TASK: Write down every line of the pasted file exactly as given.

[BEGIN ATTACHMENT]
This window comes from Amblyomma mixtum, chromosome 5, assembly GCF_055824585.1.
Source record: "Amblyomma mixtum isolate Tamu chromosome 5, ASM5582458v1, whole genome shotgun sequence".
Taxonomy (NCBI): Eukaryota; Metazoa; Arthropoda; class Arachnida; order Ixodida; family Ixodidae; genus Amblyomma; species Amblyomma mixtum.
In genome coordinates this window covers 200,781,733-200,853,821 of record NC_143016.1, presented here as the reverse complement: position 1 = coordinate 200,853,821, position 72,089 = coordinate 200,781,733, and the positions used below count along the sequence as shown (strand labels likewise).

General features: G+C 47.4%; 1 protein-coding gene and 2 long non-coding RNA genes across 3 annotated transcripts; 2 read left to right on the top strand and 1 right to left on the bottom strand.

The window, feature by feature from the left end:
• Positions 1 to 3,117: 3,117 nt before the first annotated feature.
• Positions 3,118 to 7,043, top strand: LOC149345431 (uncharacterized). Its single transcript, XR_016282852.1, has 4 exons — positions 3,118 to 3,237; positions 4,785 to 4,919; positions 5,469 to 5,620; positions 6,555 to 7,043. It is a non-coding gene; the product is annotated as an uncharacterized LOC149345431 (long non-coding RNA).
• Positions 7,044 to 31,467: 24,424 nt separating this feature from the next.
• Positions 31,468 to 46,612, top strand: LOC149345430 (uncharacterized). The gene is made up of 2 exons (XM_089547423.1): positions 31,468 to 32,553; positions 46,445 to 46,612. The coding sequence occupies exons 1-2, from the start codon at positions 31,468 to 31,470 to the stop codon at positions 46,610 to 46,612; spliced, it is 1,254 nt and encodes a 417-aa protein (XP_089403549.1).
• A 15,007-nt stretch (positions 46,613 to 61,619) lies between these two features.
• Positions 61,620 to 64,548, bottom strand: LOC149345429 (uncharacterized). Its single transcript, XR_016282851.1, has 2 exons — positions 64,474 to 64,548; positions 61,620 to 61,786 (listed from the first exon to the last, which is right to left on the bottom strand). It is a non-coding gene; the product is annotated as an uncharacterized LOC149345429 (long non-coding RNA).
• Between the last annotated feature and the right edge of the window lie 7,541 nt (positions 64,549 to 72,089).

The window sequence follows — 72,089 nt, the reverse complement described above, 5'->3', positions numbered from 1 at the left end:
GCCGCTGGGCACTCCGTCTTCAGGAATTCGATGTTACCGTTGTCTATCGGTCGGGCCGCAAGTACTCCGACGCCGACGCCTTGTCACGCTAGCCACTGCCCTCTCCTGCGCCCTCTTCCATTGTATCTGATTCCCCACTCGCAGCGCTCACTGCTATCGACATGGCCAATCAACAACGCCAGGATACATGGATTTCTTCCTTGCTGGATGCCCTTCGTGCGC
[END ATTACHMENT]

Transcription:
This window comes from Amblyomma mixtum, chromosome 5, assembly GCF_055824585.1.
Source record: "Amblyomma mixtum isolate Tamu chromosome 5, ASM5582458v1, whole genome shotgun sequence".
Taxonomy (NCBI): Eukaryota; Metazoa; Arthropoda; class Arachnida; order Ixodida; family Ixodidae; genus Amblyomma; species Amblyomma mixtum.
In genome coordinates this window covers 200,781,733-200,853,821 of record NC_143016.1, presented here as the reverse complement: position 1 = coordinate 200,853,821, position 72,089 = coordinate 200,781,733, and the positions used below count along the sequence as shown (strand labels likewise).

General features: G+C 47.4%; 1 protein-coding gene and 2 long non-coding RNA genes across 3 annotated transcripts; 2 read left to right on the top strand and 1 right to left on the bottom strand.

The window, feature by feature from the left end:
• Positions 1 to 3,117: 3,117 nt before the first annotated feature.
• Positions 3,118 to 7,043, top strand: LOC149345431 (uncharacterized). Its single transcript, XR_016282852.1, has 4 exons — positions 3,118 to 3,237; positions 4,785 to 4,919; positions 5,469 to 5,620; positions 6,555 to 7,043. It is a non-coding gene; the product is annotated as an uncharacterized LOC149345431 (long non-coding RNA).
• Positions 7,044 to 31,467: 24,424 nt separating this feature from the next.
• Positions 31,468 to 46,612, top strand: LOC149345430 (uncharacterized). The gene is made up of 2 exons (XM_089547423.1): positions 31,468 to 32,553; positions 46,445 to 46,612. The coding sequence occupies exons 1-2, from the start codon at positions 31,468 to 31,470 to the stop codon at positions 46,610 to 46,612; spliced, it is 1,254 nt and encodes a 417-aa protein (XP_089403549.1).
• A 15,007-nt stretch (positions 46,613 to 61,619) lies between these two features.
• Positions 61,620 to 64,548, bottom strand: LOC149345429 (uncharacterized). Its single transcript, XR_016282851.1, has 2 exons — positions 64,474 to 64,548; positions 61,620 to 61,786 (listed from the first exon to the last, which is right to left on the bottom strand). It is a non-coding gene; the product is annotated as an uncharacterized LOC149345429 (long non-coding RNA).
• Between the last annotated feature and the right edge of the window lie 7,541 nt (positions 64,549 to 72,089).

The window sequence follows — 72,089 nt, the reverse complement described above, 5'->3', positions numbered from 1 at the left end:
GCCGCTGGGCACTCCGTCTTCAGGAATTCGATGTTACCGTTGTCTATCGGTCGGGCCGCAAGTACTCCGACGCCGACGCCTTGTCACGCTAGCCACTGCCCTCTCCTGCGCCCTCTTCCATTGTATCTGATTCCCCACTCGCAGCGCTCACTGCTATCGACATGGCCAATCAACAACGCCAGGATACATGGATTTCTTCCTTGCTGGATGCCCTTCGTGCGC